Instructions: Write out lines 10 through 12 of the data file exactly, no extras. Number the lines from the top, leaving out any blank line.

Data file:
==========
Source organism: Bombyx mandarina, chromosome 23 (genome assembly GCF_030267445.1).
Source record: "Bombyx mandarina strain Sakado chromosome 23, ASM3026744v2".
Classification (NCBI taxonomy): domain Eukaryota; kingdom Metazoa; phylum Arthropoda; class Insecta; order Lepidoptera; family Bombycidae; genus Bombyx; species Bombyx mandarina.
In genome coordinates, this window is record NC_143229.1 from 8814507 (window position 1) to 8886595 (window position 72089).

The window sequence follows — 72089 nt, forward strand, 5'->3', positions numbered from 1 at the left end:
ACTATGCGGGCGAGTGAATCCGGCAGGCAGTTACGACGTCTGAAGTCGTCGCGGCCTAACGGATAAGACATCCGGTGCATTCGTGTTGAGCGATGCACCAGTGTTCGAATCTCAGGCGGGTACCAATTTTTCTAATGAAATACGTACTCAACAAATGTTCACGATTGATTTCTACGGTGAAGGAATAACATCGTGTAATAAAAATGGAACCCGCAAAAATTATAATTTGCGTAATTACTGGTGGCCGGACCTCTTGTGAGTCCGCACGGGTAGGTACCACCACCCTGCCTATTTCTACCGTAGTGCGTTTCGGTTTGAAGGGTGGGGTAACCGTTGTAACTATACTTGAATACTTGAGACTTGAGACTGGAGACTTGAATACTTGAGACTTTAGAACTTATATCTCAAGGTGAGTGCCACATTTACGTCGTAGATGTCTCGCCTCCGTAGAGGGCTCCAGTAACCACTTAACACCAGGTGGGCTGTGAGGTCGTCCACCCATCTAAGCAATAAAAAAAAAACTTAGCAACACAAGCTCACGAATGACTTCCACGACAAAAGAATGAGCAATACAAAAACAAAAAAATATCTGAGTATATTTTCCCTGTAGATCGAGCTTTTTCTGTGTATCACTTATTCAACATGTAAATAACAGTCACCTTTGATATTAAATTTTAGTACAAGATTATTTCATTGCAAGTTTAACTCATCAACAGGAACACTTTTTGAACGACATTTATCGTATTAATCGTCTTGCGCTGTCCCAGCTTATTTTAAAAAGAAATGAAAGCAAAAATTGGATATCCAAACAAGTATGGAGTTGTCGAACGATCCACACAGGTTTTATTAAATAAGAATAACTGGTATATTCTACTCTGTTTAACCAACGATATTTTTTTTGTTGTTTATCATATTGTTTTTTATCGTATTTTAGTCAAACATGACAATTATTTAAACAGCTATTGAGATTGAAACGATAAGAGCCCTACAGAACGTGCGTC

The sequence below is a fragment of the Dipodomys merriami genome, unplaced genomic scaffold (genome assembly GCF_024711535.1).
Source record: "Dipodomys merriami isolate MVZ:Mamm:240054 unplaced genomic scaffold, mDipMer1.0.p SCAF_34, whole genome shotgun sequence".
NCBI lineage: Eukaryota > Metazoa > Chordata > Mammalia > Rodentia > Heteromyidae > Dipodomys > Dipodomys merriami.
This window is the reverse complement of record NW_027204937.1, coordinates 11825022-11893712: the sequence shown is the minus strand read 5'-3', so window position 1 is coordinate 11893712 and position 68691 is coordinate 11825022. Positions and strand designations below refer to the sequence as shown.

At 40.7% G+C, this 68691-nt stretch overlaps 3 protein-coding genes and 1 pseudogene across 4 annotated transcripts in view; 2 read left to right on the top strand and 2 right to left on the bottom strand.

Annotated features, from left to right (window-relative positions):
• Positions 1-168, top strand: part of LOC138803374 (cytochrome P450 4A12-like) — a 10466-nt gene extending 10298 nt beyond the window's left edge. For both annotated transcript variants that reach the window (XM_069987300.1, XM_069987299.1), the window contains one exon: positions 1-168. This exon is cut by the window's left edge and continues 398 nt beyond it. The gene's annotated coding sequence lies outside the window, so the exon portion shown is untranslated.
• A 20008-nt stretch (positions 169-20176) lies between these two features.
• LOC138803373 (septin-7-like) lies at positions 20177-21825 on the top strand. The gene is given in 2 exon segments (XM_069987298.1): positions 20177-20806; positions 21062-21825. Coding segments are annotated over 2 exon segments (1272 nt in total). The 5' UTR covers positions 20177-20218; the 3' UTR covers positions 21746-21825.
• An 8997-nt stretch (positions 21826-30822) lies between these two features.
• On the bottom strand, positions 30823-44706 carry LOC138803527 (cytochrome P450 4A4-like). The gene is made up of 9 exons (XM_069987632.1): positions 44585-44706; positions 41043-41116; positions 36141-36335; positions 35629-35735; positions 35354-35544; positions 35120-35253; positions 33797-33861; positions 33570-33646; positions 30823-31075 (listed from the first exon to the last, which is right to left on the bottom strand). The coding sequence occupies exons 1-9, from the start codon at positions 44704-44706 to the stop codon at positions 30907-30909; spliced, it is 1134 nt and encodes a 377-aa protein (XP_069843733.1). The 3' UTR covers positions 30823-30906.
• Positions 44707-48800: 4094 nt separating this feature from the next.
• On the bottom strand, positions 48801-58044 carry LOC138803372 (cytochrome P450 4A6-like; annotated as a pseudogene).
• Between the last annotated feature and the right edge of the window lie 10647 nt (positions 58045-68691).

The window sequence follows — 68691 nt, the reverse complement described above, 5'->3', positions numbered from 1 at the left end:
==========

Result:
This window is the reverse complement of record NW_027204937.1, coordinates 11825022-11893712: the sequence shown is the minus strand read 5'-3', so window position 1 is coordinate 11893712 and position 68691 is coordinate 11825022. Positions and strand designations below refer to the sequence as shown.

At 40.7% G+C, this 68691-nt stretch overlaps 3 protein-coding genes and 1 pseudogene across 4 annotated transcripts in view; 2 read left to right on the top strand and 2 right to left on the bottom strand.

Annotated features, from left to right (window-relative positions):